Taking a Dim View of Solar Energy
Who could possibly be against homeowners using solar panels to power their homes? Utility companies.
I had to post my comment on my site in order for it to not be censored. The following is my comment:
Originally posted on newsweek comment page (Posted By: Erik Hawkes @ 08/26/2009 11:00:54 AM)
It is far worse than anybody will acknowledge. With net metering (grid-tie solar) you have three payment streams associated with the ownership and generation of electricity, and the utility company is about to steal all of them.
1) load displacement - all the energy you consume of your own production.
2) net-metering - all of the surplus energy you produce (above consumption)
3) RECs (renewable energy certificates).
Current assumptions are that load displacement is valued at the retail rate, since you are consuming your own production. However, this can be taken away by implementing a simultaneous buy-sell program. Soccoro Electric Co-op is already implementing this change. What it means is - even if you produce exactly the amount of energy that you consume (say 300 kwh), nothing more nothing less, the utility company will buy all of your 300 kwh at their avoided cost rate (say 6 cents) and sell you 300 kwh at their retail rate (say 14 cents). This means that even if your solar array is sized to exactly meet your needs, the utility company will still charge you 8 cents (difference between 14 cent retail rate and 6 cent avoided cost rate) for all of the 300 kwh you consumed - even though you produced all your energy with your solar array.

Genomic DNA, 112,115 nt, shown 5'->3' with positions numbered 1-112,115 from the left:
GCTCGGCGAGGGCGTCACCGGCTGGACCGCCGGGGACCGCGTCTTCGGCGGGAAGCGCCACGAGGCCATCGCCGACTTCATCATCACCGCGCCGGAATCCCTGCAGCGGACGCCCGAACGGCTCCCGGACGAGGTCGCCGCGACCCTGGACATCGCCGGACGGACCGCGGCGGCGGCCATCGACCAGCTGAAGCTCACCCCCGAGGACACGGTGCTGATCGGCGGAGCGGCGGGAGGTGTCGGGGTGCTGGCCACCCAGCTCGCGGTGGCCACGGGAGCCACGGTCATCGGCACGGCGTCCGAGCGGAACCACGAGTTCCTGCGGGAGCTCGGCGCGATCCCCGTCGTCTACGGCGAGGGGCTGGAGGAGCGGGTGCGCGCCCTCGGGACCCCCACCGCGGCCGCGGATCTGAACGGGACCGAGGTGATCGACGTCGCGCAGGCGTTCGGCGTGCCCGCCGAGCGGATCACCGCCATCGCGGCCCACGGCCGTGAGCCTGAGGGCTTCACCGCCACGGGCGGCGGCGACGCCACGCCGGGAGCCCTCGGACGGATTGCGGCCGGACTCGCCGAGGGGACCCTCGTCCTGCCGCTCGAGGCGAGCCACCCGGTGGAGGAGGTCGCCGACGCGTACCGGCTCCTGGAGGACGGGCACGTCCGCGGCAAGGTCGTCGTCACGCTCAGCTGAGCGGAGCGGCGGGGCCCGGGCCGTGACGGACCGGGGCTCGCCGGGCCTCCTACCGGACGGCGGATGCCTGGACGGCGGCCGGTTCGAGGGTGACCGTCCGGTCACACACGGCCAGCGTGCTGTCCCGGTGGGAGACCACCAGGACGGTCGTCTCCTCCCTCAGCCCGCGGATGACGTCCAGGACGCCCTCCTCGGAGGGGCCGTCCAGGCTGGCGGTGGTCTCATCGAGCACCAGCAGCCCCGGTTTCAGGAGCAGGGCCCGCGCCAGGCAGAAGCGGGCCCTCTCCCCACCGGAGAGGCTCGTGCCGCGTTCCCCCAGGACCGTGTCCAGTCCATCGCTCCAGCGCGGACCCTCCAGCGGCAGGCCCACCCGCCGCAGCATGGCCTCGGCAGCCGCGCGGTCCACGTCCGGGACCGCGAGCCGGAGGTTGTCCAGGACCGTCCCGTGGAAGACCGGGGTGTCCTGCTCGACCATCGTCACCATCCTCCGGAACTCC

Net-metering only occurs when you produce a surplus of energy. As reference above, the net-metered rate is substantially below retail, less than half. In fact, current rules in New Mexico allow the utility company to roll forward (not pay you) any amount they owe you, indefinitly, until you close the account.
RECs are the green tags. It takes one REC + one kwh of brown power to = one kwh of green power. So, you produce one REC with every kwh your solar array produces. RECs have value. Current retial rate is about 5 cents per REC. Some utility companies will purchase your REC now, and it is expected that in the near future you will be able to sell your RECs on a regional exchange and not be dependent upon your local utility for purchasing it. However, the utility companies claim that they own the REC for free because of NMPRC rule 572.13.c.1.b and case ruling 05-00352-UT (which ruled that all net-metered systems in New Mexico are Qualifying Facilities).